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Tue, 11 Dec



Lecture Discussion on “Role of Foreign Capital in the Economic Transformation of Sri Lanka”

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Lecture Discussion on “Role of Foreign Capital in the Economic Transformation of Sri Lanka”
Lecture Discussion on “Role of Foreign Capital in the Economic Transformation of Sri Lanka”

Time & Location

11 Dec 2018, 9:00 am – 5:00 pm IST

Chennai, 3/2, Ground Floor, 1st Main Rd, Seethammal Extension, Teynampet, Chennai, Tamil Nadu 600018, India

About the event

The following is the event report of a Lecture-discussion and Book Launch at C3S on December 11 2018. The views expressed were the speaker’s own.

The Chennai Centre for China Studies (C3S), National Maritime Foundation-Tamil Nadu (NMF-TN) and the Center for Asia Studies (CAS) jointly organized a Lecture-discussion and Book Launch at C3S, Chennai on December 11 2018. The talk which was on the theme, “Role of Foreign Capital in the Economic Transformation of Sri Lanka”, was led by Dr. A. S. Chandrabose, Senior Lecturer in Social Studies, Department of Social Studies, The Open University of Sri Lanka. The event was moderated by Prof. V. Suryanarayan, Former Director, Centre for South and South East Asian Studies, University of Madras, Chennai, India; and President, C3S. Cmde. R. S. Vasan IN (Retd.), Director, C3S, welcomed the gathering.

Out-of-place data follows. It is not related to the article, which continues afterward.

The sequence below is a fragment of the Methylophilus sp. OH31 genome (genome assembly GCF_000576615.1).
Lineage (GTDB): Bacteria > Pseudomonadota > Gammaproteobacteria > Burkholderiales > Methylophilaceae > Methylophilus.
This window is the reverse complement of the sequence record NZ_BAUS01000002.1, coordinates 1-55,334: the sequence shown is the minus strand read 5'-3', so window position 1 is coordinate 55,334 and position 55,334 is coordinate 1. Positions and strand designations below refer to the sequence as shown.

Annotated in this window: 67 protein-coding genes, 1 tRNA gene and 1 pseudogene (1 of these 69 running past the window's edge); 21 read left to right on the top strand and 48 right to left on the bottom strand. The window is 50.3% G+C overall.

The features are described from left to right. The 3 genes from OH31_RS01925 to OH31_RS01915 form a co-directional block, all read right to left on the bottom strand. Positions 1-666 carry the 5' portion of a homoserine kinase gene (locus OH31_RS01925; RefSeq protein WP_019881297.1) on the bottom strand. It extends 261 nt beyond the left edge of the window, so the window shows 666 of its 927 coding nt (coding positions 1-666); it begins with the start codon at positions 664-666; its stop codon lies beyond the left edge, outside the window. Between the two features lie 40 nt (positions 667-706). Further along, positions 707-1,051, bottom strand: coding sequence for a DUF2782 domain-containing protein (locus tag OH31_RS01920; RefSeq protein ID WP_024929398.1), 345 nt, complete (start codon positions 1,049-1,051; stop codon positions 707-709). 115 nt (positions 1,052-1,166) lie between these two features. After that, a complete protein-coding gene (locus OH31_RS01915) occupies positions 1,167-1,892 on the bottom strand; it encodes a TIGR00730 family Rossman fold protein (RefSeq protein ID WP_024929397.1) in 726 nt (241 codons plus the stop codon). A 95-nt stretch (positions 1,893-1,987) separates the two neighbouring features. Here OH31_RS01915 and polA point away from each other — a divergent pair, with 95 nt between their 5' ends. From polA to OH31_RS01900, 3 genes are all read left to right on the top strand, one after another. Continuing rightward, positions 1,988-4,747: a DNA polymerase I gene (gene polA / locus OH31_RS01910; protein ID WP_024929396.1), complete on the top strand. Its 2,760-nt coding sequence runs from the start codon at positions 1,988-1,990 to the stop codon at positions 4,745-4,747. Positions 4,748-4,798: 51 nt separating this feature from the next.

Prof. Suryanarayan introduced the speaker, describing Dr. Chandrabose’s journey as being from a family of tea plantation workers, and notably becoming the first among his community in Sri Lanka’s plantation areas to attain a PhD. Dr. Chandrabose is currently a Senior Lecturer at the Department of Social Studies of the Open University of Sri Lanka (OUSL). Apart from the teaching, he coordinates the course on Certificate in Social Harmony for the undergraduate students of the Open University of Sri Lanka, which is World Bank-funded project of Undergraduate Development Grant for the Higher Education for Twenty-first Century (HETC) of the Ministry of Higher Education, Sri Lanka. He is also involved in supervising the research dissertations of the students of Development Studies of the postgraduate programme both in the Open University and the Faculty Graduate Studies of the University of Colombo, Sri Lanka. His primary research interests are in the area of plantation economy, rural labour, social welfare, minority community and the Indian Tamil culture in Sri Lanka. His publications are mainly focused on plantation workers and have published several articles and book chapters locally and internationally. He has participated in several international conferences and symposium which includes SUSNET at Lund University, Sweden, ILO in Geneva, CARAM Asia in Malaysia and Peoples SAARC in Kathmandu. Dr.Chandrabose was invited by the Graduate School of Asianand African Area Studies (ASAFAS), Kyoto University and the Faculty ofInternational Studies of the Utsunomia University in Japan to conduct a fewinteractive academicsessions for the students and the public.